One day strolling around Brooklyn, Sandra Oh ("Grey's Anatomy") learned she landed the part of Eve on BBC America's "Killing Eve."

But of all the emotions an actor may experience learning they've snagged a lead role, Sandra Oh just felt ... confused.

Photo by Frederick M. Brown/Getty Images for NAACP Image Awards.


Lead roles are rarely offered to racial minorities, she noted to Vulture. It took her a moment for the news to sink in.

"When I got the script for 'Killing Eve,' I remember I was walking around in Brooklyn and I was on my phone with my agent, Nancy," said Oh. "I was quickly scrolling down the script, and I can’t really tell you what I was looking for. So I’m like, 'So Nancy, I don’t understand. What’s the part?' And Nancy goes, 'Sweetheart, it’s Eve, it’s Eve.'"

Oh, who is Korean-Canadian, said the moment was a wakeup call for her (emphasis added):

"I think about that moment a lot. Of just going, how deep have I internalized this? [So] many years of being seen [a certain way], it deeply, deeply, deeply affects us. It’s like, how does racism define your work? Oh my goodness, I didn’t even assume when being offered something that I would be one of the central storytellers. Why? And this is me talking, right? After being told to see things a certain way for decades, you realize, 'Oh my god! They brainwashed me!' I was brainwashed! So that was a revelation to me."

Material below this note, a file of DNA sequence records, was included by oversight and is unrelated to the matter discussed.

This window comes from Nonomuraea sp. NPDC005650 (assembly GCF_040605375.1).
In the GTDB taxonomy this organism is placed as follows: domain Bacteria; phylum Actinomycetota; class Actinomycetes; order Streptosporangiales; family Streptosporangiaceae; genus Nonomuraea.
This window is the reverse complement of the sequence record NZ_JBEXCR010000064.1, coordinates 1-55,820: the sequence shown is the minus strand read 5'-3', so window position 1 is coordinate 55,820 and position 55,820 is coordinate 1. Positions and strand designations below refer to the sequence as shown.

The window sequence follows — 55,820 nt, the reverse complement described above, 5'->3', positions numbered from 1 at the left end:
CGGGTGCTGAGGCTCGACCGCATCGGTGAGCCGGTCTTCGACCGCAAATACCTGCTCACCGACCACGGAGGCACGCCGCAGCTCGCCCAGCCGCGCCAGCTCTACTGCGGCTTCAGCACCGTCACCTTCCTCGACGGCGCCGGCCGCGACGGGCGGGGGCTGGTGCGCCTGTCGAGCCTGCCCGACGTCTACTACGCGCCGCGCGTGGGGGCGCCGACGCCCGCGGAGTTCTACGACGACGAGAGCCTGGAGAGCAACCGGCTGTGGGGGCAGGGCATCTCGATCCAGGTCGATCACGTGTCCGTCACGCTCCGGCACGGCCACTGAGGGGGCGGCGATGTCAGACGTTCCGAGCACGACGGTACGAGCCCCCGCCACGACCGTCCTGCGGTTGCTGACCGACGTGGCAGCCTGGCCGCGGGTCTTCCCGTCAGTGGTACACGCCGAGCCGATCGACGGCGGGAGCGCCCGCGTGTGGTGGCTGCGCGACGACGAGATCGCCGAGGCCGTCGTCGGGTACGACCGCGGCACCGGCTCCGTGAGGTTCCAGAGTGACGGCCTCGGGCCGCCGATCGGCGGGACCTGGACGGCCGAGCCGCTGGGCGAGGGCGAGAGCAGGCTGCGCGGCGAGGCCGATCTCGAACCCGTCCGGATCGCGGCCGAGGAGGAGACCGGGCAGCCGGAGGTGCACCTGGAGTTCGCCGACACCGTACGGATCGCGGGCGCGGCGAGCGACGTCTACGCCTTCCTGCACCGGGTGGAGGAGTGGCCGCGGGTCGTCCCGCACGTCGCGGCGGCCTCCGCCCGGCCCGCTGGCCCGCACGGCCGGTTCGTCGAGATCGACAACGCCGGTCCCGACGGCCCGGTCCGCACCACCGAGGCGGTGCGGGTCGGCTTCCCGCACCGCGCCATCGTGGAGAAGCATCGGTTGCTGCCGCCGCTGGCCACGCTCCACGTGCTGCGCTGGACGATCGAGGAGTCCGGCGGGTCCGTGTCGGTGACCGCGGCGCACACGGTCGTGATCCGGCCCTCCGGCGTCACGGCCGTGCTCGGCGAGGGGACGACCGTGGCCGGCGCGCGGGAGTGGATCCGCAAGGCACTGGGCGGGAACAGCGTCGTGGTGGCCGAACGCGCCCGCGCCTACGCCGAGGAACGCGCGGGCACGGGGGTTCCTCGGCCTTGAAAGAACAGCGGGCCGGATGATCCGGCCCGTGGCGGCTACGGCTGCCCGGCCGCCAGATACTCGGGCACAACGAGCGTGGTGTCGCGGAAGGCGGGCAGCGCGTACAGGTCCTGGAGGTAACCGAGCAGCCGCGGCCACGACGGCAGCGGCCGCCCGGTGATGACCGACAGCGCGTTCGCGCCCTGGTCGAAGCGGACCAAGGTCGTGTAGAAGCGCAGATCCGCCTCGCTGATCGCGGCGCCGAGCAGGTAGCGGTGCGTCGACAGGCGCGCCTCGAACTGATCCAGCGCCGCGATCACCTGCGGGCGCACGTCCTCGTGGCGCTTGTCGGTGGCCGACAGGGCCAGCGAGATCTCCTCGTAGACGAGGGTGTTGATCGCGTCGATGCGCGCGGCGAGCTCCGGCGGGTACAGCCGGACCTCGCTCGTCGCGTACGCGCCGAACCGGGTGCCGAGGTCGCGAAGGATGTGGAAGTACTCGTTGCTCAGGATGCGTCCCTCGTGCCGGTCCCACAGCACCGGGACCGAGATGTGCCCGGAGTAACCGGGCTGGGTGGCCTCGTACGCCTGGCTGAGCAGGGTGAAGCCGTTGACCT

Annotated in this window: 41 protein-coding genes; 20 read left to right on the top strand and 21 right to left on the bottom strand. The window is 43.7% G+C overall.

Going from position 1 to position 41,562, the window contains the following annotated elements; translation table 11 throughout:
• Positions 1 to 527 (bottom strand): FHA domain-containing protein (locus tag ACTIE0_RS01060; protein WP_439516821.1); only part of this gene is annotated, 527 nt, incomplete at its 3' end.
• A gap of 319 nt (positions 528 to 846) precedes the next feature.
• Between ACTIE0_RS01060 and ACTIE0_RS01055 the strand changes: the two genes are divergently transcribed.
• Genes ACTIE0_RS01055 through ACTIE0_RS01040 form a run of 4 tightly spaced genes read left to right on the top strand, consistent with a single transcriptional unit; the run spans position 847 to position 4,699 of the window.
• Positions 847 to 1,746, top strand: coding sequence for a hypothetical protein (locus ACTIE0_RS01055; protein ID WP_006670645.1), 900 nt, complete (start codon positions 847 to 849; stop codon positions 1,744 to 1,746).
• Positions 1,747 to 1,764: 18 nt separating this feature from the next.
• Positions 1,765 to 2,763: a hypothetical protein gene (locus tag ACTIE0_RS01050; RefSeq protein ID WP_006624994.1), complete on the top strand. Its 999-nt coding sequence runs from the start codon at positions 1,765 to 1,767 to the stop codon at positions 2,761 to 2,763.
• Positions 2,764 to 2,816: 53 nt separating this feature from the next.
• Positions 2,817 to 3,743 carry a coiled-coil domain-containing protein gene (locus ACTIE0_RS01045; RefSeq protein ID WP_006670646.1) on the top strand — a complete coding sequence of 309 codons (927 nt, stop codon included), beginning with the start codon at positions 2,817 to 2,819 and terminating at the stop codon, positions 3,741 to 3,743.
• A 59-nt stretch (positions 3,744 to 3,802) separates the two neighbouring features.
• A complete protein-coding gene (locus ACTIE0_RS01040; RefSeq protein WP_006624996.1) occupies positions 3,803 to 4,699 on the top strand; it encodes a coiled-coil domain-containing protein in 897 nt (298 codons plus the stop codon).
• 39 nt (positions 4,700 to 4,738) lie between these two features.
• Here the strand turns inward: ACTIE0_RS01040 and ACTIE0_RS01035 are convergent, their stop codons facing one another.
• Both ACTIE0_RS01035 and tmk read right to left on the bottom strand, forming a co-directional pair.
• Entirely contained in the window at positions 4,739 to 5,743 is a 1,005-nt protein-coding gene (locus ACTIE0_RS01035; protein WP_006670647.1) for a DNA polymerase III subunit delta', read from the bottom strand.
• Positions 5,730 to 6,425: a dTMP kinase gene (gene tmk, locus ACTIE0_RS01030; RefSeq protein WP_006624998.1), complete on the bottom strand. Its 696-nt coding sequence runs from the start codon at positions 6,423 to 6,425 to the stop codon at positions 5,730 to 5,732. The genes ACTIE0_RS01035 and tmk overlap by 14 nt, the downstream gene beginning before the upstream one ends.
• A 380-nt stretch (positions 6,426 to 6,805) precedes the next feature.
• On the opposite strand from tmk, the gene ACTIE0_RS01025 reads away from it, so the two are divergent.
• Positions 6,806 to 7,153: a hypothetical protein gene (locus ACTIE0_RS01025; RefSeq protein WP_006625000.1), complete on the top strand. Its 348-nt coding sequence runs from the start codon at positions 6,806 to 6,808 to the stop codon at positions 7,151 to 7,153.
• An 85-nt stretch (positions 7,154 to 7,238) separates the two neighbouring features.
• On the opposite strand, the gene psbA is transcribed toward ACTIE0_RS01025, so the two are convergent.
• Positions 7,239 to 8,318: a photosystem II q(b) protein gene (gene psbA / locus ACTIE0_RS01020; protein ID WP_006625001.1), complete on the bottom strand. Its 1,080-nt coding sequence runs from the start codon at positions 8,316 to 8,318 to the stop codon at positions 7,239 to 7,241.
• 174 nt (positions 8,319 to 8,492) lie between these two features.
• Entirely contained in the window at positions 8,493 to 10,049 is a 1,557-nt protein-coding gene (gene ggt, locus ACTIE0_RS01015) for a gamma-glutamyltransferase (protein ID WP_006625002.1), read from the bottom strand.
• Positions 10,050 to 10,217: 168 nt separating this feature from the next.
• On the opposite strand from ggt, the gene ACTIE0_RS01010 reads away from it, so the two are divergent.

[rebelmouse-image 19398083 dam="1" original_size="750x525" caption="Oh and her "Killing Eve" co-star Jodie Comer at a press event in January. Photo by Frederick M. Brown/Getty Images." expand=1]Oh and her "Killing Eve" co-star Jodie Comer at a press event in January. Photo by Frederick M. Brown/Getty Images.

It makes sense that Oh felt "brainwashed." She's worked in an industry with limited opportunities for people like her.

A report published in February by the Ralph J. Bunche Center for African-American Studies at UCLA found racial minorities are still underrepresented across virtually all roles in TV and film production. While minorities make up 40% of the U.S., for instance, just 20.2% of cable scripted leads were people of color, the report found. And most of the roles were written for men.

These disproportionate figures don't just affect actors of color trying to find work; they affect every minority watching from home who don't see themselves on screen. For Oh, her role in "Killing Eve" is another step in changing that status quo.

"We haven’t even scratched the surface of how deeply we need to see ourselves represented," she said to Vulture. "And how it’s not just leaving the images to the outside voices. It’s finding it within ourselves."

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